Gentle is key when you're exfoliating. Overdoing it can lead to irritation and exacerbate the issue, rather than providing relief. Look for scrubs that contain natural exfoliants, such as sugar or salt, but also include hydrating ingredients to nourish the skin. Alternatively, chemical exfoliants with ingredients like salicylic or glycolic acid can help dissolve the bonds between dead skin cells without the abrasiveness of a scrub. Remember, always follow up with a good moisturizer to keep skin supple and aid in the healing process.


Tweeze but Don't Pluck

Once you have an ingrown hair, there are several ways to get rid of it. Take your tweezers but DO NOT pluck the ingrown hair! Instead, simply lift the end of it out of the follicle in which it's buried. That gives it the opportunity to heal.


Using your tweezers, gently guide the hair out by nudging it in the direction of hair growth. Exercising patience and care will reduce potential irritation and prevent damaging the skin. Remember, yanking the hair out completely is likely to further inflame the area and might even lead to an infection or another ingrown hair. After you lift the hair, treat the skin with a mild antiseptic to ward off bacteria and soothe any irritation. Then, follow up with a calming moisturizer to promote healing and keep the skin hydrated.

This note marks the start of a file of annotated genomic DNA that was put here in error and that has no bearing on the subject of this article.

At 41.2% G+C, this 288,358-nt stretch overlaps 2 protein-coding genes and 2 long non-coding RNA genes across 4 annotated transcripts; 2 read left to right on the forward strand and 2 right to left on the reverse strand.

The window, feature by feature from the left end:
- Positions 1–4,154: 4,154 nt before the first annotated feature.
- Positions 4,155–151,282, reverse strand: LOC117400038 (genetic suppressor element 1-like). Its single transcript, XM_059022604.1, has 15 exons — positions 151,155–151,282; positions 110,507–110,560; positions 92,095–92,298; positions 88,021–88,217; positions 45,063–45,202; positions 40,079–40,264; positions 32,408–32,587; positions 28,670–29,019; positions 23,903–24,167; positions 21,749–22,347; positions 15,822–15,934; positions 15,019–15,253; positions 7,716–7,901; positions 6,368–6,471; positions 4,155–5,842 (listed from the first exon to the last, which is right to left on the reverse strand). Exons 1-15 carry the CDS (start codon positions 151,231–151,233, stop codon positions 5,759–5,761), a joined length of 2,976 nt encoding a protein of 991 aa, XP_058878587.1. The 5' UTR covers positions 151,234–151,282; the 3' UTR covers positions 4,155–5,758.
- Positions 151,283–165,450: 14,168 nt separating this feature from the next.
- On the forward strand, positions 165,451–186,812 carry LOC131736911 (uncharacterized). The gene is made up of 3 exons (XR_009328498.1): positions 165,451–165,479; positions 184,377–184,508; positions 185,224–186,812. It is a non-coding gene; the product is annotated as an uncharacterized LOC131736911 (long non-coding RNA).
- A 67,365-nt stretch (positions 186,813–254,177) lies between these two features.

Soothe with Salicylic Acid

Salicylic acid is one of the best ingredients for soothing and treating ingrown hairs. It makes them look better and feel better, so look for products that contain it. You can find lots of helpful products that contain salicylic acid while cleaning your pores, moisturizing your skin, exfoliating it, and preventing any infection.


Salicylic acid works wonders by gently exfoliating the surface layer of your skin, helping to release trapped hairs. It also has anti-inflammatory properties, which can reduce redness and swelling around the affected area, making it a stellar choice for those with sensitive skin. Look for specially formulated lotions or serums designed for post-shave care or targeted treatments for ingrown hairs. Applying these regularly can not only alleviate discomfort but also prevent new ingrown hairs from forming. Remember to patch-test any new product to ensure it's suitable for your skin type.


Try the Wonders of Witch Hazel

Witch hazel is very soothing as well, plus it's generally handy around the house. Keep it as a back up to the salicylic acid and dab it onto ingrown hairs after dousing a cotton ball or pad with it. You can also look for soothing agents that contain allantoin or azulene.


Always Moisturize

Try to keep the skin of your inner thighs and your bikini line moisturized, but not greasy. Always make sure there's no extra moisture hiding around down there, but be certain to moisturize with a lightweight lotion – preferably one that contains salicylic acid – after showering and shaving.

Prevention is the best way to treat ingrown hairs, of course, but that's not always possible. However, if you follow these tips, you'll either be able to avoid getting an ingrown hair or you'll be able to treat it quickly. Have you ever had one? Let me know how you got rid of it!

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Where Thoughts and Opinions Converge

What are your thoughts on glycolic acid instead of salicylic acid?

i put a needle through a flame to sterilise then used it to raise the hair. it calmed down almost immediately with no bad effects

Good know!

U need shaving cream